The two inverters are connected together via a common, high-voltage DC bus, so the electrical energy recovered from the decompression state can be reused by the compression stage, improving the overall efficiency of the refrigeration cycle. Finally, an AC-DC rectifier power supply is needed to provide the main work energy for the DC bus to keep the cycle operating. The above improvements should lower the power consumption by at least 30%.

For more information, contact the inventor at

Sourced and published by Henry Sapiecha 8th Sept 2009


Coupled Water Tower/Wind Turbine Controller
Andras Tanczos
Helsinki, Finland


altA jointed water tower/wind turbine controller stores wind energy in the water towers of the drinking water network. At strong winds, the extra electrical energy generated by the wind turbine can be used to pump water into the water tower. When there is no wind, this energy can be released with a hydro-turbine, and the water goes back to the wells. The pump of the water tower and the hydro-turbine are used to control the water level in the reservoir. The electricity from the wind turbine is used for pumping the water or for supplying the electrical grid. The controller can also be installed on existing water towers and water tanks placed on top of buildings.

Sourced and published by Henry Sapiecha 8th Sept 2009


Plastic Solar Cells For Electronic Devices

Currently silicon-based solar cells are flooding the market. Industry pundits can foresee a hopeful future for low-cost, flexible solar cells. If we can make solar devices other than silicon based materials then they can be used for all sorts of applications beyond just the traditional solar panels on house rooftops. It will be great if we can have solar cells for portable electronic devices too.

Luping Yu, Professor in Chemistry, and Yongye Liang, a Ph.D. student, both at the University of Chicago, and five co-authors are working to develop a new semiconducting material called PTB1, which converts sunlight into electricity. The University accredited the patent rights to the technology to Solarmer last September. The license covers numerous polymers under development in Yu’s laboratory, confirmed by Matthew Martin. He is a project manager at University of ChicagoTech, the University’s Office of Technology and Intellectual Property. A patent is pending.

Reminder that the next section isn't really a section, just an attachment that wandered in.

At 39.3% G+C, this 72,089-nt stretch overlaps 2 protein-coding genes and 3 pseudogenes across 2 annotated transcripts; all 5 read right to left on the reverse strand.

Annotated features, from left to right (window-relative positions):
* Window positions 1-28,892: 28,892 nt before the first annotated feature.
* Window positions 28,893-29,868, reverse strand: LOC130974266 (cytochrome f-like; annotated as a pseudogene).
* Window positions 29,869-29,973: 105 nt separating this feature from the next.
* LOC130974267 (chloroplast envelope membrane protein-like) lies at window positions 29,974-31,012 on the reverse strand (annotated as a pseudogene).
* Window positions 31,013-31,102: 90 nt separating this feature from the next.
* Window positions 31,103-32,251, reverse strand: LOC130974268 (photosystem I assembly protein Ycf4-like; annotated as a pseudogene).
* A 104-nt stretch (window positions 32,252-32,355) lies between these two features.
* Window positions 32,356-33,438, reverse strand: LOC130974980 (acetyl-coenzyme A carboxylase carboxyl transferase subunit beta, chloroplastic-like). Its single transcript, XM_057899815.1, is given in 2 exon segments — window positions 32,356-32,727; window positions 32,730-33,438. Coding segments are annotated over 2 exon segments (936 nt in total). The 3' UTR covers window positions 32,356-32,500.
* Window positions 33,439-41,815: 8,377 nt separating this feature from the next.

Solarmer Energy Inc. is spreading its wings in this direction. They are willing to incorporate technology invented at the University of Chicago. The commercial-grade prototype will be completed at the end of this year. It will be eight square inches with a lifetime of three years. This plastic solar device will have the efficiency of eight percent. This eight percent efficiency will give an edge to the Solarmer Energy Inc. over its competitors. Dina Lozofsky, vice president of IP development and strategic alliances at Solarmer states, “Everyone in the industry is in the 5 percent to 6 percent range.”

The active layer of PTB1 is around 100 nanometers in thickness, and the width is nearly 1,000 atoms. If we want to produce a small amount of the PTB1 material it will take considerable amount of time, and the whole procedure will be multi-step process. But, still the biggest advantage of this technology lies in its simplicity. Several products are being synthesized in other laboratories in the U.S., but the competitive advantage lies in the steps of production too. Other devices need far more extensive engineering work for commercial viability. “We think that our system has potential,” Yu said. “The best system so far reported is 6.5%, but that’s not a single device. That’s two devices.”

Sourced and published by Henry Sapiecha 1st July 2009


Panasonic to Test

External-combustion Engine for

Recovering Waste Heat in Plant